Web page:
Why Rosie O'Donnell Pioneered The View's Political Edge

Created by the late Barbara Walters, ABC's "The View" has served as a daytime talk show for women since 1997. With aims to appeal to varying generations of women, the live series is known for its coverage of diverse topics relevant to society, ranging from lighthearted entertainment to sociopolitical news. But apparently, the show's producers weren't always open to the hosts discussing politics on-air.

Comedian Rosie O'Donnell spoke about her experience on "The View," where she served as a moderator and co-host from 2006-2007 and from 2014-2015. Despite a two-year tenure, her work behind the scenes has had a lasting impact on the show's structure. "We would be on and there would be some major news story of a bombing in Iraq or a platoon killed, and they would want you to do the new lipstick shades for segment six," she told The Hollywood Reporter

"The View" is now popularly known for coverage of hot topics beyond beauty and entertainment, from abortion laws to transgender rights. There are often heated exchanges between left and right-leaning hosts with some arguments just going way too far, such as those between Meghan McCain and Whoopi Goldberg. However, these hosts represent America's diverse population of opinions, and O'Donnell paved the way for this daytime program to tackle such political matters. She stated, "The show needed to change because it was a show created by a woman with hosts who were women, run by men. And it didn't work."

Rosie O'Donnell's political television run

From 2006 to 2007, the "Queen of Nice" served as moderator on the daytime talk show's tenth season, alongside conservative co-host Elisabeth Hasselbeck. The two experienced several live blowouts during Rosie O'Donnell's short tenure on the show, the most notorious being one in which they discussed the politics of the Iraq War.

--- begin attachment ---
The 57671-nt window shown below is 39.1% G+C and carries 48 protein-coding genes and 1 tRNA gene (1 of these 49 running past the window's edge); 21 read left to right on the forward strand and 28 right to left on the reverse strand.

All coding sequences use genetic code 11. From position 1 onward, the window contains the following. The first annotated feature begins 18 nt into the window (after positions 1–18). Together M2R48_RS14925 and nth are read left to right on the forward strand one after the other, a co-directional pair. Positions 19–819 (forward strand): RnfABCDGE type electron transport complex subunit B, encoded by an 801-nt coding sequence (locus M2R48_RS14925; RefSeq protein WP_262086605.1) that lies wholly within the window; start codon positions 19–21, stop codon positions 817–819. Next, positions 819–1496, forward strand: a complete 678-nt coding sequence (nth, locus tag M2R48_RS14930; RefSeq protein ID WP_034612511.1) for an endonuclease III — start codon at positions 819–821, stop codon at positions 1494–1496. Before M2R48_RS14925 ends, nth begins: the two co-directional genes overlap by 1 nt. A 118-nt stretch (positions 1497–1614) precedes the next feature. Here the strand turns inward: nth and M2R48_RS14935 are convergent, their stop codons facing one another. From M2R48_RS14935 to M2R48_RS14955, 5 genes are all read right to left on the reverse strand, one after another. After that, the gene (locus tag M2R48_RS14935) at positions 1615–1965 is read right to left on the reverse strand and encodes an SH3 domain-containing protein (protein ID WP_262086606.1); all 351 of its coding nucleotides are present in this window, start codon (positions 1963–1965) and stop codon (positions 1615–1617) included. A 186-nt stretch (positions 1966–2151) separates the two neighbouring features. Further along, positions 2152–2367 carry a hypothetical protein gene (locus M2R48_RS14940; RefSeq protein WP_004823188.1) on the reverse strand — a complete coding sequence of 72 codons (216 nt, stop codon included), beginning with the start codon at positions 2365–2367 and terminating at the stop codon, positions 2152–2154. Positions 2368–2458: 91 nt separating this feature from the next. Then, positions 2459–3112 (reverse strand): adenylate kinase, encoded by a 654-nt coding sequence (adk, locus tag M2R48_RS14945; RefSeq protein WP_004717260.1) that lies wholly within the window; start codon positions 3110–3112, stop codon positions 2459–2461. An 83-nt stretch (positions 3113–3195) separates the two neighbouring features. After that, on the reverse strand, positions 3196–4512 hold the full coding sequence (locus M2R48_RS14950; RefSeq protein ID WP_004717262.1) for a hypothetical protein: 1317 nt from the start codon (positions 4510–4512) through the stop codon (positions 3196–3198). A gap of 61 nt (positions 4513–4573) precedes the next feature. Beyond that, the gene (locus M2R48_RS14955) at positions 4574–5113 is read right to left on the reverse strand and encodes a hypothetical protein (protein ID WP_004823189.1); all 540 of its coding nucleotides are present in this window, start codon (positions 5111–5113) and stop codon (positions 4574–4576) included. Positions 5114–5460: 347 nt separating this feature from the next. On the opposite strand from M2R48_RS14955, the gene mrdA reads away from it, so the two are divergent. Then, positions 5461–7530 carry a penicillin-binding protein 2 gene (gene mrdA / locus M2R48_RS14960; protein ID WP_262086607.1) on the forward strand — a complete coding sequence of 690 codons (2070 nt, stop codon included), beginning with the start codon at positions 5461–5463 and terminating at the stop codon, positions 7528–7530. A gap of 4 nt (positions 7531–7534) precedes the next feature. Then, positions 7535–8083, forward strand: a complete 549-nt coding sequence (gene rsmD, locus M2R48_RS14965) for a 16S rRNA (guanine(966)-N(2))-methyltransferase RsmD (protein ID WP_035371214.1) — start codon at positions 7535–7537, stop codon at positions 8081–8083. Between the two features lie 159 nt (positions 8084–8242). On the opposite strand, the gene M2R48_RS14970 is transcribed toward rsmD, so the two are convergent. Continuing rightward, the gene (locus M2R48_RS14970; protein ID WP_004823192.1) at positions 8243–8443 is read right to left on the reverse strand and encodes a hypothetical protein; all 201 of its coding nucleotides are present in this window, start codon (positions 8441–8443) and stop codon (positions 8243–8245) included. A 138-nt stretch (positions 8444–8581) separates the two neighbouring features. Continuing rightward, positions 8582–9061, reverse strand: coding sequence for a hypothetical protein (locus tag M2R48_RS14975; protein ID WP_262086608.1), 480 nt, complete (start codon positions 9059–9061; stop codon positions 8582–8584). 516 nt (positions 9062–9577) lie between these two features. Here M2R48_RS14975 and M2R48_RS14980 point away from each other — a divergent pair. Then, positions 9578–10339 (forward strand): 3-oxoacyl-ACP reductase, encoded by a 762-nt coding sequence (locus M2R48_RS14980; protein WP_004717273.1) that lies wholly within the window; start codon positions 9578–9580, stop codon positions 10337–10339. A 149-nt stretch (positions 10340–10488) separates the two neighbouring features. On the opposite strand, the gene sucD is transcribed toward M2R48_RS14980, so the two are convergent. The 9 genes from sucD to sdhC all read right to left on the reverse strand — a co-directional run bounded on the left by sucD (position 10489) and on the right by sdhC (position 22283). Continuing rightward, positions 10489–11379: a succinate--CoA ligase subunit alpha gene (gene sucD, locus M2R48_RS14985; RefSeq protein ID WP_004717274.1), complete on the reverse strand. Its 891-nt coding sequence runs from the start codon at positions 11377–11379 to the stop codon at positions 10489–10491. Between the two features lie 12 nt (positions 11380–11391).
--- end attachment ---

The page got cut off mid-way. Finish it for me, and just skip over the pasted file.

The argument got personal, with O'Donnell calling out Hasselbeck on her complicity in unfair news coverage from the right-wing press. During the argument, O'Donnell called out the implications of her political presence on the show: "Here's how it gets spun in the media. Rosie — big fat lesbian loud Rosie — attacks innocent pure Christian, Elisabeth," per New York Post.

Shortly after, O'Donnell exited the show and did not return until Season 18 in 2014. She stayed on for the season until leaving "The View" for good in 2015. However, O'Donnell is no stranger to being vocal about politics. She headlined her own talk series, "The Rosie O'Donnell Show," from 1996 to 2002where she infamously called out actor Tom Selleck on his support of the NRA. She has also talked openly about queer rights and her devotion to LGBTQ+ activism.

Rosie O'Donnell on her time at The View

During her tenure at "The View," Rosie O'Donnell gave constant pushback to producers on what female viewers wanted to see. Before non-entertainment topics were the norm for women's daytime television, O'Donnell often butted heads with co-creator Bill Geddie on what content the hosts were slated to discuss. She recalled an exchange with Geddie, who "really did not enjoy [her] political views," as she explained to The Hollywood Reporter. "And I would say to him — and we didn't get along at all . . . 'Do you think that women are so dumb that all they want to talk about is thinner thighs in 30 days? Or what's on sale?'" 

Sitting down on the podcast "Now What? With Brooke Shields" earlier this year, O'Donnell revealed that she could never see herself returning to "The View." "It was not something that I would ever do again." O'Donnell explained to Shields, "It's not the best use of my talent to get in a show where I have to argue and defend basic principles of humanity and kindness."